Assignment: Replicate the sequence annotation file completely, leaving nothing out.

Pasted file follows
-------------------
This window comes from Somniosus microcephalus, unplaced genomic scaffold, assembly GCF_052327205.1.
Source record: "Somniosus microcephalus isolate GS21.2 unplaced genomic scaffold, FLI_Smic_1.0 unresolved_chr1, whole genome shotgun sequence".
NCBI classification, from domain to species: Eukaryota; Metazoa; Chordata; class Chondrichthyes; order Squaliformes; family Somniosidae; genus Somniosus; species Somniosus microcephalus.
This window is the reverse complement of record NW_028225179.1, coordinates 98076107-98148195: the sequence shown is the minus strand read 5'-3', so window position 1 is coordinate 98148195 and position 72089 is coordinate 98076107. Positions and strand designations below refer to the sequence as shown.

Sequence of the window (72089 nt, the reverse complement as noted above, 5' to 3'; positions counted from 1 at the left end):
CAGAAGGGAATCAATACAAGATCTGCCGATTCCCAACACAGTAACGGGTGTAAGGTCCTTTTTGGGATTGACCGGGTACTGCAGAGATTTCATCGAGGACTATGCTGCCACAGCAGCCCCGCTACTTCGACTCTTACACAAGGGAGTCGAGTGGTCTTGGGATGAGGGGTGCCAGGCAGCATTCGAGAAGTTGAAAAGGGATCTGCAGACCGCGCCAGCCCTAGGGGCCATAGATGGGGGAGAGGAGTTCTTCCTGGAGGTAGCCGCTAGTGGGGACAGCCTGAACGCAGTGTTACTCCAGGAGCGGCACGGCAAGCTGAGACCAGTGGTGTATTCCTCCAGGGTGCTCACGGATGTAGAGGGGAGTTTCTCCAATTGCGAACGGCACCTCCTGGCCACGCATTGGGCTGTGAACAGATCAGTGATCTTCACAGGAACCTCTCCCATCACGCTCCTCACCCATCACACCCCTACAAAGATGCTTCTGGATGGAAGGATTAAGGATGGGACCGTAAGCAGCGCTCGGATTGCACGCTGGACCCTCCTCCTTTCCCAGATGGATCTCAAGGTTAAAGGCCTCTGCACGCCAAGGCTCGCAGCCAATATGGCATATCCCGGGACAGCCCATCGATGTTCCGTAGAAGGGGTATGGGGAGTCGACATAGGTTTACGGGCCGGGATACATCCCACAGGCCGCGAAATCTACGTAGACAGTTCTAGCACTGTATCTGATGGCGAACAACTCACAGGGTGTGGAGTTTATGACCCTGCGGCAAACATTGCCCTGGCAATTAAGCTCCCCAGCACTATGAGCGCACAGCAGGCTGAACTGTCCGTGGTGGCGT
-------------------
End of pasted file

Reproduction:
This window comes from Somniosus microcephalus, unplaced genomic scaffold, assembly GCF_052327205.1.
Source record: "Somniosus microcephalus isolate GS21.2 unplaced genomic scaffold, FLI_Smic_1.0 unresolved_chr1, whole genome shotgun sequence".
NCBI classification, from domain to species: Eukaryota; Metazoa; Chordata; class Chondrichthyes; order Squaliformes; family Somniosidae; genus Somniosus; species Somniosus microcephalus.
This window is the reverse complement of record NW_028225179.1, coordinates 98076107-98148195: the sequence shown is the minus strand read 5'-3', so window position 1 is coordinate 98148195 and position 72089 is coordinate 98076107. Positions and strand designations below refer to the sequence as shown.

Sequence of the window (72089 nt, the reverse complement as noted above, 5' to 3'; positions counted from 1 at the left end):
CAGAAGGGAATCAATACAAGATCTGCCGATTCCCAACACAGTAACGGGTGTAAGGTCCTTTTTGGGATTGACCGGGTACTGCAGAGATTTCATCGAGGACTATGCTGCCACAGCAGCCCCGCTACTTCGACTCTTACACAAGGGAGTCGAGTGGTCTTGGGATGAGGGGTGCCAGGCAGCATTCGAGAAGTTGAAAAGGGATCTGCAGACCGCGCCAGCCCTAGGGGCCATAGATGGGGGAGAGGAGTTCTTCCTGGAGGTAGCCGCTAGTGGGGACAGCCTGAACGCAGTGTTACTCCAGGAGCGGCACGGCAAGCTGAGACCAGTGGTGTATTCCTCCAGGGTGCTCACGGATGTAGAGGGGAGTTTCTCCAATTGCGAACGGCACCTCCTGGCCACGCATTGGGCTGTGAACAGATCAGTGATCTTCACAGGAACCTCTCCCATCACGCTCCTCACCCATCACACCCCTACAAAGATGCTTCTGGATGGAAGGATTAAGGATGGGACCGTAAGCAGCGCTCGGATTGCACGCTGGACCCTCCTCCTTTCCCAGATGGATCTCAAGGTTAAAGGCCTCTGCACGCCAAGGCTCGCAGCCAATATGGCATATCCCGGGACAGCCCATCGATGTTCCGTAGAAGGGGTATGGGGAGTCGACATAGGTTTACGGGCCGGGATACATCCCACAGGCCGCGAAATCTACGTAGACAGTTCTAGCACTGTATCTGATGGCGAACAACTCACAGGGTGTGGAGTTTATGACCCTGCGGCAAACATTGCCCTGGCAATTAAGCTCCCCAGCACTATGAGCGCACAGCAGGCTGAACTGTCCGTGGTGGCGT